Flex Time / Flex Week

My company, a 55-person Architectural / Interior Design / Land Planning firm in the metropolitan Atlanta, GA area, has for some time had a daily flex time benefit, where all staff members have the opportunity to choose a workday starting from 7:00 AM to 9:30 PM, with a corresponding ability to leave earlier / later, based on a workday that is defined as 8 hours plus one hour for lunch.  In a recent meeting of our Board, the potential was discussed regarding going to a "flex week" where staff members could work four two-hour longer workdays per week, in lieu of five of the current five workdays.  The reasons for doing this are many, such as a recruiting edge on our competition, to accommodate staff who want to spend more time with their families, to offset the ever-increasing commuting time, and to be eco-friendly by fewer cars on the road or miles racked up.  Up for grabs is whether this should be a universal benefit for all staff members, or to limit it to senior staff or those that have been with the company for a specified period of time.

Any success or horror stories to be shared would be greatly appreciated, as well as any HR / governmental pitfalls.


  • 9 Comments sorted by Votes Date Added
  • My experience with this type of arrangement is a success story with a cautionary note. We have many employees who have handled the flex week with finesse, but they showed some very clear personality traits: previously demonstrated ability to consistently meet deadlines and work unsupervised, hyper conscientious, responsible, and productive. If you want to offer this to newcomers, I would do it on a trial basis, giving them 60-90 days trial to see if they can handle it. If not, make the flex week revocable, at the employer's discretion.
  • That's a great idea from NYGiants--the situation is only a win-win if the extra two hours these employees are working 4 days per week is as productive as teh 8 that they would have worked on the 5th day! 

    By the time 60-90 days has passed, if you are monitoring the situation closely, you should have a good grasp on whether productivity has been negatively impacted. Also, the trial period gives someone unaccustomed to working 10 hour days to get themselves used to the longer days--atlhough it looks like a great idea on paper, some people might hit a mental wall come the 9th or 10th hour...they will either adjust to the long days or conclude that such a schedule really doesn't work for them (so hopefully you wouldn't have to).  I'd make it clear to them that if THEY decide it's not working out as they had hoped, they can end the arrangement before or after the trial period as well.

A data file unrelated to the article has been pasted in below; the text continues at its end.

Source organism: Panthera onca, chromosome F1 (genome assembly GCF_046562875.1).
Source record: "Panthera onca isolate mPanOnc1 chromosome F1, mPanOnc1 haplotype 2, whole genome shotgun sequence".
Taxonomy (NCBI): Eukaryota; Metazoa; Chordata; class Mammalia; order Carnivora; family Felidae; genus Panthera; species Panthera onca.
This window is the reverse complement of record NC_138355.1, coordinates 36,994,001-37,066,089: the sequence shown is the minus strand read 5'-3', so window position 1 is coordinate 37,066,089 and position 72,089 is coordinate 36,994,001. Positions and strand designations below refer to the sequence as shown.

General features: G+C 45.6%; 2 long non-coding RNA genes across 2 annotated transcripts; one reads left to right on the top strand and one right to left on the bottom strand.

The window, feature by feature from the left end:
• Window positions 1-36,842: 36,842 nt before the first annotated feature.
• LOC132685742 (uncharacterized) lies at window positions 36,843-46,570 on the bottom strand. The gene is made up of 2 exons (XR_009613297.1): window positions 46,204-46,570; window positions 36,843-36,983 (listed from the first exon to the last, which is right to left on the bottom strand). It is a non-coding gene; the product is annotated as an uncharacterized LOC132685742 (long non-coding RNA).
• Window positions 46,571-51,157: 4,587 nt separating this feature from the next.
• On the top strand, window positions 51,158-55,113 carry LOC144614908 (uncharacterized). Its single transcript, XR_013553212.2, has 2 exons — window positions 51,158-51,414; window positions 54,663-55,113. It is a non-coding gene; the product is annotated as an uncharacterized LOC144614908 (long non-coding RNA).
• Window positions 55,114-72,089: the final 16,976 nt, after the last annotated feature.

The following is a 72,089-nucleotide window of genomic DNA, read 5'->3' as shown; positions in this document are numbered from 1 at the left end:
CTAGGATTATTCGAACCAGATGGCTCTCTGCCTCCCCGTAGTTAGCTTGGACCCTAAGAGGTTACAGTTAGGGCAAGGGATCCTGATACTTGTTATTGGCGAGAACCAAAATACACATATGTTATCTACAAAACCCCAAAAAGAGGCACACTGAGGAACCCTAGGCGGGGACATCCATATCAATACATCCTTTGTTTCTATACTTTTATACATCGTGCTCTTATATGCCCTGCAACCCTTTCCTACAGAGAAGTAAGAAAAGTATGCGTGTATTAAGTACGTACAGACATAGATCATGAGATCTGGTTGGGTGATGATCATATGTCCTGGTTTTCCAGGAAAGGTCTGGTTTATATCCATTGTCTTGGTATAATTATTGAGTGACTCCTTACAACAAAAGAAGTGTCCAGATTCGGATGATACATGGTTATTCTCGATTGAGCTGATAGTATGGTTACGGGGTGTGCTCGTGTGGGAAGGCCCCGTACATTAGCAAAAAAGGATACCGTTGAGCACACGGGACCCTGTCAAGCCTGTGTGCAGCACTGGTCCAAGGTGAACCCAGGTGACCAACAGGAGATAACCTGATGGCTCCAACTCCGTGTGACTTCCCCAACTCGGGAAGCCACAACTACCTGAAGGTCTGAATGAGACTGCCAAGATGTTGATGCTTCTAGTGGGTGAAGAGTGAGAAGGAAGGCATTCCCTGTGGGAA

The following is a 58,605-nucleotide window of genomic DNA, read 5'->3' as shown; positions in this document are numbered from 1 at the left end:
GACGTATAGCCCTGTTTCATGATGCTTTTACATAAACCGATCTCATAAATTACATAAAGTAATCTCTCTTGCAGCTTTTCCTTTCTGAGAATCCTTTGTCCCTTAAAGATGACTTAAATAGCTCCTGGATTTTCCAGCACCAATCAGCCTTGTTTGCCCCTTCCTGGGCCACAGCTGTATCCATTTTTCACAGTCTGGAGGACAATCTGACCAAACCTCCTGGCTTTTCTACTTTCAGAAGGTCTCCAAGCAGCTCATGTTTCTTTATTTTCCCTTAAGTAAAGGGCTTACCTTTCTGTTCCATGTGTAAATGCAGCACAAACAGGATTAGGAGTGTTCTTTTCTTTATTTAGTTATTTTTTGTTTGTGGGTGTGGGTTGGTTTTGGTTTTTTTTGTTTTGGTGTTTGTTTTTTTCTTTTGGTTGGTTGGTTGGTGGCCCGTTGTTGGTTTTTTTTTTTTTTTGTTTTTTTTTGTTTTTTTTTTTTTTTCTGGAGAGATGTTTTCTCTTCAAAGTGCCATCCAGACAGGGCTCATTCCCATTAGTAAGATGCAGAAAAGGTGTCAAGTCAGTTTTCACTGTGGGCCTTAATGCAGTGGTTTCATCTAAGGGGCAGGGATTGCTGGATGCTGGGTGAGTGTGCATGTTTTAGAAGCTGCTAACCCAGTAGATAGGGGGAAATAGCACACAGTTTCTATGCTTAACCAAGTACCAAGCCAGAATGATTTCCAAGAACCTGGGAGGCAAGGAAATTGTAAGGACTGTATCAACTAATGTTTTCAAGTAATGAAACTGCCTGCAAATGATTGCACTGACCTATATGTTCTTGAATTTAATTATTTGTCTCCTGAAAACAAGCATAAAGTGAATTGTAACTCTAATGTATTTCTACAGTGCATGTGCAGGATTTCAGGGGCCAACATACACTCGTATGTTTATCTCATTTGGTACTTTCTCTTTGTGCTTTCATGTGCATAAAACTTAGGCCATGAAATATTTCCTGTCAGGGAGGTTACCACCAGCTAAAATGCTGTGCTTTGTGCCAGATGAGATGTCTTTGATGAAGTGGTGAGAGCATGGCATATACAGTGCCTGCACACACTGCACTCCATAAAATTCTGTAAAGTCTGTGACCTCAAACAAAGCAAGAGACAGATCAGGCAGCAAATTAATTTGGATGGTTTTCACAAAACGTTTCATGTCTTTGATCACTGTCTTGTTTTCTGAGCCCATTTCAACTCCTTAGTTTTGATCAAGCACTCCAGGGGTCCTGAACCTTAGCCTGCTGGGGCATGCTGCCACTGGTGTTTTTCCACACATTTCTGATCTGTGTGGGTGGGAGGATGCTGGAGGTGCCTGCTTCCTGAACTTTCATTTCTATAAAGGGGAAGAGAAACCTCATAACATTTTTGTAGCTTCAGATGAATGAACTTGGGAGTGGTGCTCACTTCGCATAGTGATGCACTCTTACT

• We have gone to a flex schedule for our exempt employees and are experiencing some bumps but the employees love it.  We work one 44 and one week 36 hours and take every other Friday off.
  • Limiting it to senior staff could cause resentment when the other employees see the supervisors and managers leaving early.

    Why not give everyone the benefit.  To keep things running, decide how departments must be minimally staffed during those few hours and then have a rotating list posted on a calendar of those who must be "on duty" that week.  Allow workers to "trade" their duty weeks as needed.  This worked for us.

  • Our Company is on a flex schedule.  What we have found is that the department managers are the ones that have to be on top of the schedules.  We have somewhat of a 2 part benefit.  We work 9 hour days with a 1/2 hour lunch Monday through Thursday and then 4 hours every Friday.   "Core Hours" where everyone must be in the office to make sure we are taking care of our customers (9am to 3pm) Monday through Thursday are easy to track.  Its the ones who come in at 5:30 or 6am that are hard to keep track of, we have found that the department managers are the best ones to handle the schedule and the monitoring of production and they are the closest to the situation.  We give them tools and hold them accountable.  We also have a few who work 4 10 hour days.  There are less of them as there are only certain departments that have the workflow to accomadate that kind of schedule.  The key is to make the other employees feel comfortable knowing we are looking to give them options while still keeping our company running at top notch.

  • For flex time, we offer it after an employee is off their initial probationary window. If they have shown success in the probationary period, they are allowed to start working flext time. Any employee that placed on a written warning is not allowed to work flexible hours until they have worked through their written warning and are back on the right track.
  • My company is an engineering firm.  We have true flex time, in that we are all give keys to the build and can come and go as we please as long as our 40 hours are made for the week and all our work is being done.  At any given time, there is at least one employee in the build.  This benefit is for any staff except our receptionists who must cover the phones.  Do to having true flex time, we have also done away with the 10 paid holidays, we've rolled those into our PTO as an extra 10 days due to the fact that some people would be at work any way.

    We find the employees thrive with this set up, our turn over is only 4%.

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